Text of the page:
Synching Music At The Inauguration

  • Playlist
  • Download
  • Embed
    Embed <iframe src="" width="100%" height="290" frameborder="0" scrolling="no">
  • Transcript

NPR's Scott Simon takes a moment to note that because of the cold weather at the inauguration this week, Yo-Yo Ma, Itzhak Perlman and two colleagues were forced to "fake" their live performance while a taped version was played.

(Soundbite of music)


Yo-Yo Ma and friends played "Air and Simple Gifts" at President Obama's inauguration, sort of. Inauguration officials worried that Tuesday's frigid temperatures could snap piano and cello strings. So as the classical quartet went through the motions, an official played a recording the musicians had made two days earlier. This string synching is actually what millions of people heard on the mall and around the world.

A broken string was just not an option, Yo-Yo Ma told the New York Times. It could have been a disaster if we had done it any other way, Itzhak Perlman added. This isn't a matter of Milli Vanilli, said an inauguration official, speaking of the old pop group that lost a Grammy after it was revealed that they had merely lip-synced their songs. But the U.S. Marine Corps band played live. Imagine how the Army, in fact the Russian Army would kid them if the Marines had said it was too cold to play. But if Chief Justice John Roberts had prerecorded the oath of office, he wouldn't have had to do it the second time.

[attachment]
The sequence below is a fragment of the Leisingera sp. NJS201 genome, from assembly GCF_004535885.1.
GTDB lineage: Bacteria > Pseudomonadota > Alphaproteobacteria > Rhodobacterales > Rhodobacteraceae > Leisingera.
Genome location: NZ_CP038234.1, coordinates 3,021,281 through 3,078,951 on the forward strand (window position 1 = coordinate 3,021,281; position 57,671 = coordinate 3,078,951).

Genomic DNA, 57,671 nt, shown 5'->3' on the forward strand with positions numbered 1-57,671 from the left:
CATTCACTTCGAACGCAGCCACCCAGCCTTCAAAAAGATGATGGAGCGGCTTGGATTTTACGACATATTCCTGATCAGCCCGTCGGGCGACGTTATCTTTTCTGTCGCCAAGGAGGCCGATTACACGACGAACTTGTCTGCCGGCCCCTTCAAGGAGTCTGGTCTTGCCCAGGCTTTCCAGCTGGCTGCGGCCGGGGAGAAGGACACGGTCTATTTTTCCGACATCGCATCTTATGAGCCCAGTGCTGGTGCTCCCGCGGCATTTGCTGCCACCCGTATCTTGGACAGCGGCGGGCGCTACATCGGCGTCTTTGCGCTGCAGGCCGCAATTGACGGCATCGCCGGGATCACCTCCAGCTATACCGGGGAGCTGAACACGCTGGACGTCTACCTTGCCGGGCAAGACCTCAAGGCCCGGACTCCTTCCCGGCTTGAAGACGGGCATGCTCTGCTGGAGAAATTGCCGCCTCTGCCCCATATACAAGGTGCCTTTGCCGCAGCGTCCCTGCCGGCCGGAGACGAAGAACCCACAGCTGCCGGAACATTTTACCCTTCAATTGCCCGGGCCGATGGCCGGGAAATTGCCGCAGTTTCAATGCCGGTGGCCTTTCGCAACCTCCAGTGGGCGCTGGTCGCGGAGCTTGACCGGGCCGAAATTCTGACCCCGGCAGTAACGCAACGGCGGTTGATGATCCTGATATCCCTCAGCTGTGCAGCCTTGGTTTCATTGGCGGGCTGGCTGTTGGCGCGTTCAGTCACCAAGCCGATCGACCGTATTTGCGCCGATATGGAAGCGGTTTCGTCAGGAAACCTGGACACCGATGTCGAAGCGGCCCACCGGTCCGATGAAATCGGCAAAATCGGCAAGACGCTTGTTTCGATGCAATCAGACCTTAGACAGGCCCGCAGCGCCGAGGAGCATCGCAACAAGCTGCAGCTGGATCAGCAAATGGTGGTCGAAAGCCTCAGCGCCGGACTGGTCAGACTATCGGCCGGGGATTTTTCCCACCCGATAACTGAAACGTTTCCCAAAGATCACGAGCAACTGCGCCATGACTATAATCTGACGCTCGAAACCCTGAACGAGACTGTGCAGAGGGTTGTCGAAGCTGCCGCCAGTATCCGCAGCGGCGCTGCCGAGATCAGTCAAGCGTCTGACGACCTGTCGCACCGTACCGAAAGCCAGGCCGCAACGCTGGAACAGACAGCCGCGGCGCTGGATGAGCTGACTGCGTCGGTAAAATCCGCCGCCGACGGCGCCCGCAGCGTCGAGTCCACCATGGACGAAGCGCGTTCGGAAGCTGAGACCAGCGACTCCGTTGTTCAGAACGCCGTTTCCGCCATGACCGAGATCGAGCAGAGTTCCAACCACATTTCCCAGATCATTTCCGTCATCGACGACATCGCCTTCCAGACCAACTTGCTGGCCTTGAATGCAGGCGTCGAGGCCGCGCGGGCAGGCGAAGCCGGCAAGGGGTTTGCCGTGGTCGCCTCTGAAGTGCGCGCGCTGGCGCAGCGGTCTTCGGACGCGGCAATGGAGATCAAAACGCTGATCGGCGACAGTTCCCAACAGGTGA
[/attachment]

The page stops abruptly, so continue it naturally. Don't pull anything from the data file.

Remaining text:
Copyright © 2009 NPR. All rights reserved. Visit our website terms of use and permissions pages at for further information.

NPR transcripts are created on a rush deadline by a contractor for NPR, and accuracy and availability may vary. This text may not be in its final form and may be updated or revised in the future. Please be aware that the authoritative record of NPR’s programming is the audio.



Please keep your community civil. All comments must follow the Community rules and terms of use, and will be moderated prior to posting. NPR reserves the right to use the comments we receive, in whole or in part, and to use the commenter's name and location, in any medium. See also the Terms of Use, Privacy Policy and Community FAQ.